Recent questions posed to the FDA regarding the requirement for INDs for PET drugs used in clinical trials has drawn a clarifying response from the FDA on its position.
In response to questions posed regarding the requirement for INDs for PET drugs used in clinical trials, the FDA issued a clarifying statement:
“FDA has received several inquiries about the continued use of PET drugs (fludeoxyglucose F18 injection, sodium fluoride F18 injection, and ammonia N13 injection) in ongoing clinical trials for new uses of these products or to support clinical trials of therapeutics, and many have expressed concerns that if INDs are required at this time for these drugs, hundreds of ongoing clinical trials and certain proposed trials may be disrupted or delayed. As a result of these inquiries and concerns, we think it is necessary to clarify our position regarding these trials.
FDA’s position is:
• If the PET drug used in the clinical trial is being made at a facility for which manufacturing data have been submitted in an NDA or ANDA for the PET drug, then FDA will not object to use of the PET drug without an IND until December 12, 2015, if this and the other requirements in 21 CFR 312.2 are met (see 21 CFR 312.2(b)).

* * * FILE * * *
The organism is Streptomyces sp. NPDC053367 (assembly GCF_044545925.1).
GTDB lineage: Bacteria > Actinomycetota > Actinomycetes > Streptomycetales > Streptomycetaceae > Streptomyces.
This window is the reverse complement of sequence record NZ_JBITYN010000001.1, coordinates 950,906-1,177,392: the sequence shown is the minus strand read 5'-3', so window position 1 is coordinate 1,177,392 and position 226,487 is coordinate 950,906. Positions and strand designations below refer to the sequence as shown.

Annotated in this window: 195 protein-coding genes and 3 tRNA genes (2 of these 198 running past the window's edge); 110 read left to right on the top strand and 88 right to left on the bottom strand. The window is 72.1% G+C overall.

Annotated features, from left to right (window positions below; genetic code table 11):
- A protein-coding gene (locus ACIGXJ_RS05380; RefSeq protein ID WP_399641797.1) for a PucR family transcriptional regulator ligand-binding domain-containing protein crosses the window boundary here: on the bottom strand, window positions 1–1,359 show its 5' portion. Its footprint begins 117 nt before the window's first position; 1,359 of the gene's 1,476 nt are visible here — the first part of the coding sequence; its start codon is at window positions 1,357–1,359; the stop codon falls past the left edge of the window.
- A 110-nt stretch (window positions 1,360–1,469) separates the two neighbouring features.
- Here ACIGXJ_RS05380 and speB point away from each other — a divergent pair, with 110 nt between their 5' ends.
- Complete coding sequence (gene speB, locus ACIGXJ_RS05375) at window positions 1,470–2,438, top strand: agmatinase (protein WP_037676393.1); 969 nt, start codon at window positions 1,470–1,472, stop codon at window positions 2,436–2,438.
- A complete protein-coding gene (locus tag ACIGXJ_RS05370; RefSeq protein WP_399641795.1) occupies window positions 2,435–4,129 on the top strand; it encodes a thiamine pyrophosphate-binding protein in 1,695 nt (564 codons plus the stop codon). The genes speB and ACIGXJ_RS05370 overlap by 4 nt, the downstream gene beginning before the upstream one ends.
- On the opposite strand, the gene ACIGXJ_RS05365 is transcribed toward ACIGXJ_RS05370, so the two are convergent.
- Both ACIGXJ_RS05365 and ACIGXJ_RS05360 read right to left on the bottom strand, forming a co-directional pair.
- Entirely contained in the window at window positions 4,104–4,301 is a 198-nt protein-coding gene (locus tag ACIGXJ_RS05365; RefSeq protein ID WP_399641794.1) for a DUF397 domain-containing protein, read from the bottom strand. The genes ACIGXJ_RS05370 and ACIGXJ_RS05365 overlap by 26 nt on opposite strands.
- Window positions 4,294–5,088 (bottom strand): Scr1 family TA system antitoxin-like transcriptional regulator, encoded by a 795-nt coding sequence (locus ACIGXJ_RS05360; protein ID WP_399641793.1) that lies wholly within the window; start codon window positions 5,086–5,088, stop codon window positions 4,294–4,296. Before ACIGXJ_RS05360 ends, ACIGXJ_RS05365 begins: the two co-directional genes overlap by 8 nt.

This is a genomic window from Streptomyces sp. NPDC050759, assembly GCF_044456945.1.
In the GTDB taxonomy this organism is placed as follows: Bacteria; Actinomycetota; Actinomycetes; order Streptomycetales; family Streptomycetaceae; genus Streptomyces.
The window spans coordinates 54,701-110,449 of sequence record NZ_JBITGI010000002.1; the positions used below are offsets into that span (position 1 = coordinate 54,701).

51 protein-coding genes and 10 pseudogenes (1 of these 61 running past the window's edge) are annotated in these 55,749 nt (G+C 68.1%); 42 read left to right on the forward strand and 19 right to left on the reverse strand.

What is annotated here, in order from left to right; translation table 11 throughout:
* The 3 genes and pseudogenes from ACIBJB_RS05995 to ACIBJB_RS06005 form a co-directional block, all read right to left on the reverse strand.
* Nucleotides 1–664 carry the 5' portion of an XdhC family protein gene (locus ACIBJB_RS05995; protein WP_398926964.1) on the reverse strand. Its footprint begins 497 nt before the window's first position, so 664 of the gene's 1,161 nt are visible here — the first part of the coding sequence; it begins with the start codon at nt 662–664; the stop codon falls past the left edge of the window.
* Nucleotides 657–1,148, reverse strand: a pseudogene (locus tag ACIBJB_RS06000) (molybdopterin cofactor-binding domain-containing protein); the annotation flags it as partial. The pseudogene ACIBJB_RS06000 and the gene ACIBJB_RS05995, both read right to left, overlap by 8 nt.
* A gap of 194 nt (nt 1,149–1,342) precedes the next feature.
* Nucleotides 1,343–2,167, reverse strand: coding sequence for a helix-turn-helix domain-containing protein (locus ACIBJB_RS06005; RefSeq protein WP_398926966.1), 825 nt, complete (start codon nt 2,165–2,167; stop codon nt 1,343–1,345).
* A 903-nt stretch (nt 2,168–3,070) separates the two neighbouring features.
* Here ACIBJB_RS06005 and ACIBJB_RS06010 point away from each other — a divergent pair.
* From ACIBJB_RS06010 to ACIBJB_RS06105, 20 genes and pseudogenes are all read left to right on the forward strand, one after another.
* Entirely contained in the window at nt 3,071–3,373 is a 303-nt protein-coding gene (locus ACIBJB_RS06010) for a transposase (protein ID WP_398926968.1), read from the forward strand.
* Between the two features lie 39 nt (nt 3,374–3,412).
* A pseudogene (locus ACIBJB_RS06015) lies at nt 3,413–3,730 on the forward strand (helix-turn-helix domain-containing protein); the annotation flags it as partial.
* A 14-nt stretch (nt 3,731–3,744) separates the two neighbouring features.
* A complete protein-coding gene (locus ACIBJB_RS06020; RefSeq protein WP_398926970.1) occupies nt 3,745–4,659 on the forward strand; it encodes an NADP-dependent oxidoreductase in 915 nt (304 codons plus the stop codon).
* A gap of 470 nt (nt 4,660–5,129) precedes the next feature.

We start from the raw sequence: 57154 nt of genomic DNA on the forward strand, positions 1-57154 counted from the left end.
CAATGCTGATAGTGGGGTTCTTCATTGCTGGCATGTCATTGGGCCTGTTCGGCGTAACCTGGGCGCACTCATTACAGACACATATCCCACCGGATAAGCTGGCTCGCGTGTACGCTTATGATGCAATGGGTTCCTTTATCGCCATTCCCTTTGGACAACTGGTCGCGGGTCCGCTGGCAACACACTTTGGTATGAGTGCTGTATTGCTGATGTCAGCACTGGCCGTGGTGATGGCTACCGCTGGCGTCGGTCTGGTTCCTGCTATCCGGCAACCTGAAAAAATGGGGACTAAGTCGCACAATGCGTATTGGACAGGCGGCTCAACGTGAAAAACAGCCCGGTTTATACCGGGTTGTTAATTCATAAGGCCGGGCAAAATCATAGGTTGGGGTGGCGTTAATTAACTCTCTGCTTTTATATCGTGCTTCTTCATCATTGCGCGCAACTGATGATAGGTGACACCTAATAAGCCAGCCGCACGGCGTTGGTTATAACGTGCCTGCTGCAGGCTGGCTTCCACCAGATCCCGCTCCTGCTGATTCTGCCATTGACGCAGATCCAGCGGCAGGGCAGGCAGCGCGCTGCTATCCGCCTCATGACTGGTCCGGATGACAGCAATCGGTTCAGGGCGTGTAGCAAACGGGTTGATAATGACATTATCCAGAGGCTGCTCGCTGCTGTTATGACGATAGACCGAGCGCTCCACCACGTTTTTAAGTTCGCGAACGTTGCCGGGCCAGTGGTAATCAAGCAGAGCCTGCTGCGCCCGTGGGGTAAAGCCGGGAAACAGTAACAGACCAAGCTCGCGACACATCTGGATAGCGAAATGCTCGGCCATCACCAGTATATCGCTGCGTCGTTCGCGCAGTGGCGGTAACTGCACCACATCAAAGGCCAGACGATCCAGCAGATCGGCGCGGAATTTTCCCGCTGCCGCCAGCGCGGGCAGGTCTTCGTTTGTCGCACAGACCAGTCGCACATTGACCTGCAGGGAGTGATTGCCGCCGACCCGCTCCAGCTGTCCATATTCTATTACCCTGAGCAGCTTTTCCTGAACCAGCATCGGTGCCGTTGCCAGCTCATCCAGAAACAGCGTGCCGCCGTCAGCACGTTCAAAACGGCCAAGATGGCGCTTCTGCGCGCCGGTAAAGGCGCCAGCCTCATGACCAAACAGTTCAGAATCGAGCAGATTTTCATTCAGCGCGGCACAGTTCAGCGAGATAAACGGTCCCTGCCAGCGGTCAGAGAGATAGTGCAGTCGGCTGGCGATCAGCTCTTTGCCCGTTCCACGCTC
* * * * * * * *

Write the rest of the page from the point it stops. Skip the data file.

• However, if significant manufacturing deficiencies are found during the NDA/ANDA review, or during inspection of the facility the PET drug is sourced from, FDA may notify the sponsor that the PET drug should no longer be used in clinical trials.
After December 12, 2015, investigational use of a PET drug must be covered by an IND unless it is exempt from all of the IND requirements.
We were also asked about what documentation must be provided to support an IND that is already in effect for a therapeutic drug which relies on a PET diagnostic drug to monitor disease progression or otherwise evaluate the efficacy of the therapeutic drug. For this scenario, before December 12, 2015, no CMC documentation for the PET drug needs to be submitted to the IND for the therapeutic drug as long as the PET drug is manufactured at a facility for which supportive manufacturing information has been submitted in an NDA/ANDA. After December 12, 2015, for PET drugs manufactured at facilities that are not named in an approved NDA or ANDA, CMC documentation for the PET drug will need to be submitted to the IND for the therapeutic drug.
Sponsors have asked other questions such as how an investigator will know whether an NDA/ANDA has been submitted and what records should be submitted to document that the PET drug was sourced from a facility named in a submitted NDA/ANDA. Documentation should be maintained at the trial site where the investigation is being conducted that indicates the number of the NDA/ANDA that contains the CMC data for the facility from which the drug is sourced. Over the next several months, clinical investigators should make sure this documentation is in place for the PET drugs used in their investigations.
We will be addressing these issues in guidance on investigational drugs as well as in a guidance responding to numerous questions we have received over the past several months. These guidances will be published in draft, and we will look forward to receiving comments from affected parties and making necessary revisions to the guidance as appropriate.”